Someday you may be telling your kids about Eckhard Baum.
Don’t know the name? Well, he started a revolution in the entertainment business. In the summer of 1975, in the city of Kassel in what used to be West Germany, Baum opened the first store that rented out copies of movies for private use. He started with Super 8 film, then graduated to videotapes, and later, to DVDs.
The video store heyday has come and gone, but at nearly 80 years old, Eckhard Baum is still at it, still operating his Videothek in Germany, and saying he’ll keep doing so as long as he is alive.
If your kids are wondering about what exactly, um, a video store IS, you can save time trying to explain to them what it used to take to get a movie by showing them this – don’t worry, it’s on YouTube so they’ll get it:
Back in the day, the United States trailed Germany when it came to video rentals, but not by much. George Atkinson opened the first store in America in December 1977 at 12011 Wilshire Boulevard, in (where else) L.A. He offered all his initial titles in glorious Beta and VHS formats—and all with the novel idea of being available for rent.
The 80’s were just around the corner, and with them came the explosive growth of video rental chains like West Coast Video, RoadRunner Video, Rogers Video, and the ubiquitous Blockbuster Video: companies that would soon seem to be a permanent part of the American landscape.
There were not only more than 15,000 video rental stores at the peak of this trend but many record, grocery, drug, and other stores rented out tapes too, mostly VHS. The unfortunate Betamax owner was sure to suffer derision as soon as they admitted their purchase, despite the fact that most high-end video production experts agreed that Beta was in fact better, with higher resolution and less video noise.
When VHS ruled, it was at the epicenter of a Saturday night tradition: trek down to the rental store to see what was newly released, plunk down your cash and your membership card, pay off your late charges from last time—it was always more fun and easier to rent than return– and off you went. Picking up carryout pizza and a 2 liter of soda or 6-pack of your favorite libation were the next stops.
People got used to watching more movies at home. This basic ritual continued for a long time—even past the time of widespread VHS. As technology marched on, video stores adapted. They added game rentals, and when the DVD revolution kicked in, most everyone was happy to purchase their DVD players and watch their movies in higher fidelity. Plus, there were no “Be Kind, Rewind” stickers.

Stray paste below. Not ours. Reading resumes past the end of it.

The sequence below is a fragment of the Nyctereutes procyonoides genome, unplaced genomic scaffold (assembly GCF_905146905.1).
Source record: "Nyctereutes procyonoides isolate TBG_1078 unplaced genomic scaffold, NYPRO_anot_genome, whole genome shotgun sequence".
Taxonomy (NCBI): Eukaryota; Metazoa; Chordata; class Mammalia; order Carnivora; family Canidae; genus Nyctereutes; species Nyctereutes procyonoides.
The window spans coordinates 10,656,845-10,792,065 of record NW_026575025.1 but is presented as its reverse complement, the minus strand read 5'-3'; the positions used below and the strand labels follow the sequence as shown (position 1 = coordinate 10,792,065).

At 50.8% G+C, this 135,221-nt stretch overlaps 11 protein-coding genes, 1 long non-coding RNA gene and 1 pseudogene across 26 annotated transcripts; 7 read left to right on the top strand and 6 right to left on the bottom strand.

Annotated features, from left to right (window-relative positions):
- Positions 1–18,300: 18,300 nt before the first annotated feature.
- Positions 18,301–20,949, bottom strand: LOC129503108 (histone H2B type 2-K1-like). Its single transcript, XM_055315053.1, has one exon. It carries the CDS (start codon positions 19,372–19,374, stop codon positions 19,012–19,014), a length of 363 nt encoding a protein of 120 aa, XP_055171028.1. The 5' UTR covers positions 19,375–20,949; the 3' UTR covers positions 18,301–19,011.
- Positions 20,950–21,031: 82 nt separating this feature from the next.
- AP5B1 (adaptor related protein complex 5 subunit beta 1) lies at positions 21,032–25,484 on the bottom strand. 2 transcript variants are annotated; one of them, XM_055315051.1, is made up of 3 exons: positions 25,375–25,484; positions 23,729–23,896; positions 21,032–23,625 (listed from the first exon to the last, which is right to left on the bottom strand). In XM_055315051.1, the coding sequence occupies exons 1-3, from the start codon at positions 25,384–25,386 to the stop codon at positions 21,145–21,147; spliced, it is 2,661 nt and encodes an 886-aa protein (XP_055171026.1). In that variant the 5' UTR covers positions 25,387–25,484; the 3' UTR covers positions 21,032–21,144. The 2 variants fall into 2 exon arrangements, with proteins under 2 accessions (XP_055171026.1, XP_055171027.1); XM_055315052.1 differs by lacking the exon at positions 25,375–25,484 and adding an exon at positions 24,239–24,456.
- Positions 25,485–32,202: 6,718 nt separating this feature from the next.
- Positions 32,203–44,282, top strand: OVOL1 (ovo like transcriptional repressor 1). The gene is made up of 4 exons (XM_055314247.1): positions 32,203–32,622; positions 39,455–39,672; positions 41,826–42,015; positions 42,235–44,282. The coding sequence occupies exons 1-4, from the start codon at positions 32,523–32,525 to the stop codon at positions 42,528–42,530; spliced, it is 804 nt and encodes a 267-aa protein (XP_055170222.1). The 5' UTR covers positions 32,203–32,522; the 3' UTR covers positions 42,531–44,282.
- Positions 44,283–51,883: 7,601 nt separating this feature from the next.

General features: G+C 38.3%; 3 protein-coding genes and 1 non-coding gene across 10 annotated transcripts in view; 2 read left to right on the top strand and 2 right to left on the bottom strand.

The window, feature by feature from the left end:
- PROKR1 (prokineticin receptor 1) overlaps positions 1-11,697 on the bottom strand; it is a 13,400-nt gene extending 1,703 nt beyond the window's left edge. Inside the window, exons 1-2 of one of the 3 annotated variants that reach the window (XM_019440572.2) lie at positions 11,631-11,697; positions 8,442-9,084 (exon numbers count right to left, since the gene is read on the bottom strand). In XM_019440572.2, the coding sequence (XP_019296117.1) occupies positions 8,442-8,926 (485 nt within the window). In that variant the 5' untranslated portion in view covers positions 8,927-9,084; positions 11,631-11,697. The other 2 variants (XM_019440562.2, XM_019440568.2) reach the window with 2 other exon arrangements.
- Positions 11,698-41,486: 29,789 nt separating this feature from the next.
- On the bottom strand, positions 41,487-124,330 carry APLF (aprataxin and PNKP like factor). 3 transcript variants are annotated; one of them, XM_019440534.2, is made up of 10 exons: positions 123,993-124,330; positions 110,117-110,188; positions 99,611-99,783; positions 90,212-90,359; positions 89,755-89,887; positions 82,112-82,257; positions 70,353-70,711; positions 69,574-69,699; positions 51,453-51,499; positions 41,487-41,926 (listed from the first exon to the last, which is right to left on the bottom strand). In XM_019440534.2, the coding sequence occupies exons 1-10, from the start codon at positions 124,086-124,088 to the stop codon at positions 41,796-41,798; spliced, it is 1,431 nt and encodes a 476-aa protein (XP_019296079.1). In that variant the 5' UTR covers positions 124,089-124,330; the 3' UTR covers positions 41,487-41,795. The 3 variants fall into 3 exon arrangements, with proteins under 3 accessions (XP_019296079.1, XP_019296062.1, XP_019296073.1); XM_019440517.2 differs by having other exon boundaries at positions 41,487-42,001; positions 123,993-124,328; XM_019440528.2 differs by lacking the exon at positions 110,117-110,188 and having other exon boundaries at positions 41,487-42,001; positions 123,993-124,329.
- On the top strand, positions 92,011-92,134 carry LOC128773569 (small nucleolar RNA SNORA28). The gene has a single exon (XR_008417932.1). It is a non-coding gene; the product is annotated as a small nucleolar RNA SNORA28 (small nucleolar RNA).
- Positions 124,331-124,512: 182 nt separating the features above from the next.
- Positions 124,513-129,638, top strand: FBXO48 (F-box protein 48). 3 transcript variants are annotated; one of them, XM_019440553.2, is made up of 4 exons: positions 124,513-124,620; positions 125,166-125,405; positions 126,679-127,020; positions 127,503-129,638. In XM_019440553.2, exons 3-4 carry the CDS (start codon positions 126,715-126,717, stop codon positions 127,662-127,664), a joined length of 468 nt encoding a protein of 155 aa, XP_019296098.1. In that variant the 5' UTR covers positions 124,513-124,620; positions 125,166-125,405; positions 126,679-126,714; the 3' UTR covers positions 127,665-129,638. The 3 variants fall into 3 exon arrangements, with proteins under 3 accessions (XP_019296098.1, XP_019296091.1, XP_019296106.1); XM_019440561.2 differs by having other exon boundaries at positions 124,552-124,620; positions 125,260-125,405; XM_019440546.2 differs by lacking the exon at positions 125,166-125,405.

DVD players offered great resolution, and, unlike VHS tapes, DVDs didn’t really wear out. It was a new digital world. Some people who had hesitated to hoard a library of bulky video tapes embraced the new format, and millions of DVDs began to be sold. They seemed more… permanent.
But even home libraries did not spell the end of the video store. The next big thing was being touted by manufacturers Sony, Panasonic, Pioneer, Philips, Thomson, LG Electronics, Hitachi, Sharp, and Samsung: they formed a consortium and backed the new Blu-ray Disc format. And wow, Blu-ray really did look good!
But about the same time, streaming was getting better and better.
What’s that? I can watch a movie on demand right now on my TV without having to buy a disc or run out to the rental place? I don’t like that buffering delay thing, but wow! This is neat… and EASY!
How much has the tide turned?
Think about this: when was the last time you watched a Blu-ray disc? And even if you have recently, how does that compare with how often you are streaming your entertainment? Due in large part to its failure to get on the Netflix on-demand mailing, and then streaming bandwagon fast enough, Blockbuster has gone the way of the dinosaurs, along with many other video rental chains we thought would be around forever. Time and technology wait for no one, and failure to adapt and move with the times can make it difficult to stay in business.
Even though on-demand remote viewing is still not perfect, it’s a streaming world right now. That world is accessible with a couple of mouse or remote clicks, and is available from your home, tablet, or even on your phone. It’s much easier than your alphabetized library of DVD classics.
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